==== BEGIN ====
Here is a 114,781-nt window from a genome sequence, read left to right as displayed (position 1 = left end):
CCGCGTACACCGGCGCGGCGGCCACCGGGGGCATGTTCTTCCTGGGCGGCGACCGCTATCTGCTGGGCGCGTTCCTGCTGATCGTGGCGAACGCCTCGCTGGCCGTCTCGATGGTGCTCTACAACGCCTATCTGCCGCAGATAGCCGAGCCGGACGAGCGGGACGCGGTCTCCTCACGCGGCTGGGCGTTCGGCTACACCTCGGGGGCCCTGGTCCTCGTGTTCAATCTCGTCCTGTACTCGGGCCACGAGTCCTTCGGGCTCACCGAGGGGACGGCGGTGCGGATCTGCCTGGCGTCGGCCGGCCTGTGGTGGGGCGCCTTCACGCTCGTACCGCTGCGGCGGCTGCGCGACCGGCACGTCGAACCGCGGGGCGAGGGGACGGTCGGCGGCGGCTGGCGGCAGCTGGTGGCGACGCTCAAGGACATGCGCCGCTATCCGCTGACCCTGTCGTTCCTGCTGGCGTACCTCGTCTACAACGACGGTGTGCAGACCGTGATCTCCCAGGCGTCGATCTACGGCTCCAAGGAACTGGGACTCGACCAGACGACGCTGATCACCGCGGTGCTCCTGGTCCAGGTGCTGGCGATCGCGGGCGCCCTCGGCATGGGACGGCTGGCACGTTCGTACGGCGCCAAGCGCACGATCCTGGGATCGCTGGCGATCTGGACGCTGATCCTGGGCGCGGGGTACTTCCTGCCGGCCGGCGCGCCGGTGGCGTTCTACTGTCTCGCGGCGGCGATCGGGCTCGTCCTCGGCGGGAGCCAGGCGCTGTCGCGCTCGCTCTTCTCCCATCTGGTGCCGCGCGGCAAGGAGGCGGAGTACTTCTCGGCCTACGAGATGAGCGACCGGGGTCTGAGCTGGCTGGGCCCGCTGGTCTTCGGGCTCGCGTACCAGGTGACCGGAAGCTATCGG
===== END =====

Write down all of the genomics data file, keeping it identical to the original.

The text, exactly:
Here is a 114,781-nt window from a genome sequence, read left to right as displayed (position 1 = left end):
CCGCGTACACCGGCGCGGCGGCCACCGGGGGCATGTTCTTCCTGGGCGGCGACCGCTATCTGCTGGGCGCGTTCCTGCTGATCGTGGCGAACGCCTCGCTGGCCGTCTCGATGGTGCTCTACAACGCCTATCTGCCGCAGATAGCCGAGCCGGACGAGCGGGACGCGGTCTCCTCACGCGGCTGGGCGTTCGGCTACACCTCGGGGGCCCTGGTCCTCGTGTTCAATCTCGTCCTGTACTCGGGCCACGAGTCCTTCGGGCTCACCGAGGGGACGGCGGTGCGGATCTGCCTGGCGTCGGCCGGCCTGTGGTGGGGCGCCTTCACGCTCGTACCGCTGCGGCGGCTGCGCGACCGGCACGTCGAACCGCGGGGCGAGGGGACGGTCGGCGGCGGCTGGCGGCAGCTGGTGGCGACGCTCAAGGACATGCGCCGCTATCCGCTGACCCTGTCGTTCCTGCTGGCGTACCTCGTCTACAACGACGGTGTGCAGACCGTGATCTCCCAGGCGTCGATCTACGGCTCCAAGGAACTGGGACTCGACCAGACGACGCTGATCACCGCGGTGCTCCTGGTCCAGGTGCTGGCGATCGCGGGCGCCCTCGGCATGGGACGGCTGGCACGTTCGTACGGCGCCAAGCGCACGATCCTGGGATCGCTGGCGATCTGGACGCTGATCCTGGGCGCGGGGTACTTCCTGCCGGCCGGCGCGCCGGTGGCGTTCTACTGTCTCGCGGCGGCGATCGGGCTCGTCCTCGGCGGGAGCCAGGCGCTGTCGCGCTCGCTCTTCTCCCATCTGGTGCCGCGCGGCAAGGAGGCGGAGTACTTCTCGGCCTACGAGATGAGCGACCGGGGTCTGAGCTGGCTGGGCCCGCTGGTCTTCGGGCTCGCGTACCAGGTGACCGGAAGCTATCGG